Remarkably, we found that the second combination, which comprised coagulation, hepatic and renal OFs, occurred 44 times more often than one would have expected by observing merely the frequency of these organ failures in the whole study population. It is also noteworthy that the most common OF combination with respiratory, cardiovascular and neurologic failures was associated with more favourable outcomes than other combinations of three concurrent OFs. The in-hospital and 12-month mortalities associated with this particular combination were 41% and 55%, respectively, whereas in-hospital and 12-month mortalities of patients with other triple OF combinations ranged between 56-82% and 63-88%, respectively.
Outcomes of ICU patients have improved over the years. In 1998, Vincent et al. reported an ICU mortality of 90% in patients with a SOFA score above 15 , whereas in-hospital mortality for patients with first-day SOFA score above 15 was 72% in our study (Fig. 2).
There is growing interest in employing the SOFA score as a surrogate endpoint for mortality in clinical trials . Our findings suggest that this may not be without problems. Regarding risk of death, weights of different SOFA component scores are different, and the prognosis of patients with multi-organ failure is dependent on which organ systems fail. In addition, different organ failures may have different impacts on long-term mortality despite comparable effects on short-term mortality.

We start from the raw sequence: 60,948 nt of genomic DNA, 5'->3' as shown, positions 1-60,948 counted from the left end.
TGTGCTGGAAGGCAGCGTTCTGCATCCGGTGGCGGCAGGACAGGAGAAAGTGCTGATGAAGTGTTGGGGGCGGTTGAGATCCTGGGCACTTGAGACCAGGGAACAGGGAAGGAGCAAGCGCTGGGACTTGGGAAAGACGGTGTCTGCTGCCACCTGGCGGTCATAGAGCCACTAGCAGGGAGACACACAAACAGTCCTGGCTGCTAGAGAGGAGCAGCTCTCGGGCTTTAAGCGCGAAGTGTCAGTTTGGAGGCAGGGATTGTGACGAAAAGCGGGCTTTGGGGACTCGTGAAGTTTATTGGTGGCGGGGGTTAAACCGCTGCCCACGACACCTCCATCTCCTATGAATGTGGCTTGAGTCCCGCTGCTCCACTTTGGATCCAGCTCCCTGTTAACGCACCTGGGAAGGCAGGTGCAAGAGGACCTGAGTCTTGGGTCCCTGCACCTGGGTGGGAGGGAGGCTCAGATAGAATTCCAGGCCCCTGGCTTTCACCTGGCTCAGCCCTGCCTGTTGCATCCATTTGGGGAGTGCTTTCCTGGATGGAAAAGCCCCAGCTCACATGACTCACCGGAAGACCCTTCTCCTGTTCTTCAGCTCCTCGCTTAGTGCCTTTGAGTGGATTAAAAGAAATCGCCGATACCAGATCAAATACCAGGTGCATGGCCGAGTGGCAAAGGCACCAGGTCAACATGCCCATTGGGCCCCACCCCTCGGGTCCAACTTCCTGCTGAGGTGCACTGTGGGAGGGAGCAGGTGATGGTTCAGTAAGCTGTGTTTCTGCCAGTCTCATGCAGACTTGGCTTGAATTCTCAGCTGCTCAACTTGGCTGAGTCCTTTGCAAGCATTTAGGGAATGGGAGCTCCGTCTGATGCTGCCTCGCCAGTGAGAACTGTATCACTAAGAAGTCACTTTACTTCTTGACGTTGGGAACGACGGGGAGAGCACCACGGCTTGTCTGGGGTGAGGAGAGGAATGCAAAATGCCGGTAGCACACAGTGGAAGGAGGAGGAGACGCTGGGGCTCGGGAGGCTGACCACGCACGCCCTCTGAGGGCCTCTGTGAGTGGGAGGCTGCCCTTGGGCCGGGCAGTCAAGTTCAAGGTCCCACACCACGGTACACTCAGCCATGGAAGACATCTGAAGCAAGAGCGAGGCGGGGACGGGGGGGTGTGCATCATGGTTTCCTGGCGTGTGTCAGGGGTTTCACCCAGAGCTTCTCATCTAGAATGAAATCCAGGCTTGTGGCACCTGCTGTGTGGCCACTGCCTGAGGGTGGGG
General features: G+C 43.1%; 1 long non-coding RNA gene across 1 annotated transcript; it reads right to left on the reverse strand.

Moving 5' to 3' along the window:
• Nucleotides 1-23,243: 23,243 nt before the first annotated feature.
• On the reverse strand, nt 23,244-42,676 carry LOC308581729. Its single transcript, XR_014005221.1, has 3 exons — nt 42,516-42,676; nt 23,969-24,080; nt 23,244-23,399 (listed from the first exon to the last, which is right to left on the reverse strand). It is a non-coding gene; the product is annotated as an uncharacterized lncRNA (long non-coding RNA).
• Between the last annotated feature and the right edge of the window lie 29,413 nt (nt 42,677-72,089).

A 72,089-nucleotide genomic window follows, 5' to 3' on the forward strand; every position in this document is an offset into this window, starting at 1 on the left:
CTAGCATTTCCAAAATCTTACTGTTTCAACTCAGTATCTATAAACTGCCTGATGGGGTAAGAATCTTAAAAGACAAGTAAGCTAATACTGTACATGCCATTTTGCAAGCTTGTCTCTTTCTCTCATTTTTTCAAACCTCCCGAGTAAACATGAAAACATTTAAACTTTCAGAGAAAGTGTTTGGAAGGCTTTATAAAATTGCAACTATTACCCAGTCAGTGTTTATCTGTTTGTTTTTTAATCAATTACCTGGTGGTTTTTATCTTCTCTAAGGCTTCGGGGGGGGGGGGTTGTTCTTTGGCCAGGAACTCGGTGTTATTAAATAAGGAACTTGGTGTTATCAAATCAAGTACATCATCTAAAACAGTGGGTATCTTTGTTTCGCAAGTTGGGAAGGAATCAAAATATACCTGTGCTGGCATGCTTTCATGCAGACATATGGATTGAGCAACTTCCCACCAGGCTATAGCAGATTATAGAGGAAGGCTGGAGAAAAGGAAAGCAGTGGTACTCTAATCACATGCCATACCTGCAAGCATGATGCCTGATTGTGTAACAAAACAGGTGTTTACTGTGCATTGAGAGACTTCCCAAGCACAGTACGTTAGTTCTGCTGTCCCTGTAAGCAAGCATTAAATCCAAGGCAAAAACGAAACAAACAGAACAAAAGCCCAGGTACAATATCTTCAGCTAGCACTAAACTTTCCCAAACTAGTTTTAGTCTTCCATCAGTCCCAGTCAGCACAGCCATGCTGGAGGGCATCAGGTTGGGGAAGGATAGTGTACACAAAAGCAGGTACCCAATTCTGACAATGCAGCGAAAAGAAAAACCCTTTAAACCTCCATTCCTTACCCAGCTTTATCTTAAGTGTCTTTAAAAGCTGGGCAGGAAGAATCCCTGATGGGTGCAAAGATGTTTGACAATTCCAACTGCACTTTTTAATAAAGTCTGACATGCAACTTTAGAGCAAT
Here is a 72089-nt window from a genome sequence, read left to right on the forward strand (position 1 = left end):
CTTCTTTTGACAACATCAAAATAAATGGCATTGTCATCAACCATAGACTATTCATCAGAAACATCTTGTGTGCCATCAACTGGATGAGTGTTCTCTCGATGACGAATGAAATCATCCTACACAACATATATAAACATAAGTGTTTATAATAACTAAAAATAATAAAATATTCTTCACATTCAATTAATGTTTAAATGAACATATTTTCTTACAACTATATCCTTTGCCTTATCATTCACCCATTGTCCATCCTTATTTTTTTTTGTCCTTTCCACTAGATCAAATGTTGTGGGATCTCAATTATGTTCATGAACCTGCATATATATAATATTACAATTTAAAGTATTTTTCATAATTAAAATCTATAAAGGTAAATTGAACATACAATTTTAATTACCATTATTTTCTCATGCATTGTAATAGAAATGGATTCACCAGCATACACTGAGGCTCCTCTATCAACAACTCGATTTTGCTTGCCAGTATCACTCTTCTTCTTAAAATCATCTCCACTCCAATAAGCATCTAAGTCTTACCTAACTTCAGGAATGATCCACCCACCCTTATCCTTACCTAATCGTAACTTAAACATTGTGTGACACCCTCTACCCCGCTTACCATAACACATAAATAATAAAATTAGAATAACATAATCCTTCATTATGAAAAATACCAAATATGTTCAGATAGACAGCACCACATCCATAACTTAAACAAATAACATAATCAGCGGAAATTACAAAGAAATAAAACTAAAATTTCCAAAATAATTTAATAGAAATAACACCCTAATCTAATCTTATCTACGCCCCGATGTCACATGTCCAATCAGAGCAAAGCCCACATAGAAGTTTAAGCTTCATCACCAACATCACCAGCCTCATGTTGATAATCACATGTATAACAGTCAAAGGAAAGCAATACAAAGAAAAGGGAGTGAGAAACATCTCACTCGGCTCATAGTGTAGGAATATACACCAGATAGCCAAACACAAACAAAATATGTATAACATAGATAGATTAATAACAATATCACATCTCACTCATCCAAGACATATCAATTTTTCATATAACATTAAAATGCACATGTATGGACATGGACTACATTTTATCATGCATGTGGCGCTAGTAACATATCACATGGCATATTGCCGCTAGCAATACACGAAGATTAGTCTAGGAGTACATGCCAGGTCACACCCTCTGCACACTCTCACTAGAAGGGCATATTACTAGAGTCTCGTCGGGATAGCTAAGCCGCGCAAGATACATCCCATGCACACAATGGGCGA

Our study population consisted of a large unselected group of patients treated in Finnish ICUs in 2012-2015. All general ICUs in Finland were included. Therefore, our study population is well representative of Finnish adult ICU patients. We do not know whether the results are generalizable to health care systems in other countries. However, early use of norepinephrine has become more common in other countries as well , and it is likely that the relation between cardiovascular SOFA scores and mortality may have weakened also in other countries.
Strengths and limitations of the study
Our study has several strengths. We performed a nationwide multicentre study with a final cohort of 63,756 patients aged 18 years or older. The data were retrieved from a high-quality national database with all Finnish general ICUs participating.
A major limitation of our study is that the SOFA scores are based only on measurements during the first 24 hours after admission to the ICU, whereas previous studies have shown that a change in SOFA score over time is the most reliable predictor of mortality [37, 38].